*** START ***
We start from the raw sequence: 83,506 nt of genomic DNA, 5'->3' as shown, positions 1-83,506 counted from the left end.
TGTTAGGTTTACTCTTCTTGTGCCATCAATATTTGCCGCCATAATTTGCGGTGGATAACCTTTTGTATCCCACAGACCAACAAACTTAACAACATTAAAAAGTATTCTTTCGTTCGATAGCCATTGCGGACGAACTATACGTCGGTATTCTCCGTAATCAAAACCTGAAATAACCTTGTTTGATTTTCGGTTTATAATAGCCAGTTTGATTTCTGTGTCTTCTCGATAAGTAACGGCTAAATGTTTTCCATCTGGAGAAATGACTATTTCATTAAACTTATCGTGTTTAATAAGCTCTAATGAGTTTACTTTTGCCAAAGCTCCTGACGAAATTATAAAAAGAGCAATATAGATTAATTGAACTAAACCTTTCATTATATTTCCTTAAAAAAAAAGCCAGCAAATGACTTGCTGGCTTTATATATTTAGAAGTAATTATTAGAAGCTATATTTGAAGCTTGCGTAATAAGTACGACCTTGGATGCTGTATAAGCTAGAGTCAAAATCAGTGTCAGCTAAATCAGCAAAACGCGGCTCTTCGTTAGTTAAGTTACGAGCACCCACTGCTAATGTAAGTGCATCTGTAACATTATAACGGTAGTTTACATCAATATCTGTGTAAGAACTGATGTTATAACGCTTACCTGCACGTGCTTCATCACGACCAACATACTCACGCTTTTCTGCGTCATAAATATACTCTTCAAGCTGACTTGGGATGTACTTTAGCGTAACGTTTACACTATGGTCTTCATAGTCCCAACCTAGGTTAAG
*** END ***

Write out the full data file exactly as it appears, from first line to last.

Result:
We start from the raw sequence: 83,506 nt of genomic DNA, 5'->3' as shown, positions 1-83,506 counted from the left end.
TGTTAGGTTTACTCTTCTTGTGCCATCAATATTTGCCGCCATAATTTGCGGTGGATAACCTTTTGTATCCCACAGACCAACAAACTTAACAACATTAAAAAGTATTCTTTCGTTCGATAGCCATTGCGGACGAACTATACGTCGGTATTCTCCGTAATCAAAACCTGAAATAACCTTGTTTGATTTTCGGTTTATAATAGCCAGTTTGATTTCTGTGTCTTCTCGATAAGTAACGGCTAAATGTTTTCCATCTGGAGAAATGACTATTTCATTAAACTTATCGTGTTTAATAAGCTCTAATGAGTTTACTTTTGCCAAAGCTCCTGACGAAATTATAAAAAGAGCAATATAGATTAATTGAACTAAACCTTTCATTATATTTCCTTAAAAAAAAAGCCAGCAAATGACTTGCTGGCTTTATATATTTAGAAGTAATTATTAGAAGCTATATTTGAAGCTTGCGTAATAAGTACGACCTTGGATGCTGTATAAGCTAGAGTCAAAATCAGTGTCAGCTAAATCAGCAAAACGCGGCTCTTCGTTAGTTAAGTTACGAGCACCCACTGCTAATGTAAGTGCATCTGTAACATTATAACGGTAGTTTACATCAATATCTGTGTAAGAACTGATGTTATAACGCTTACCTGCACGTGCTTCATCACGACCAACATACTCACGCTTTTCTGCGTCATAAATATACTCTTCAAGCTGACTTGGGATGTACTTTAGCGTAACGTTTACACTATGGTCTTCATAGTCCCAACCTAGGTTAAG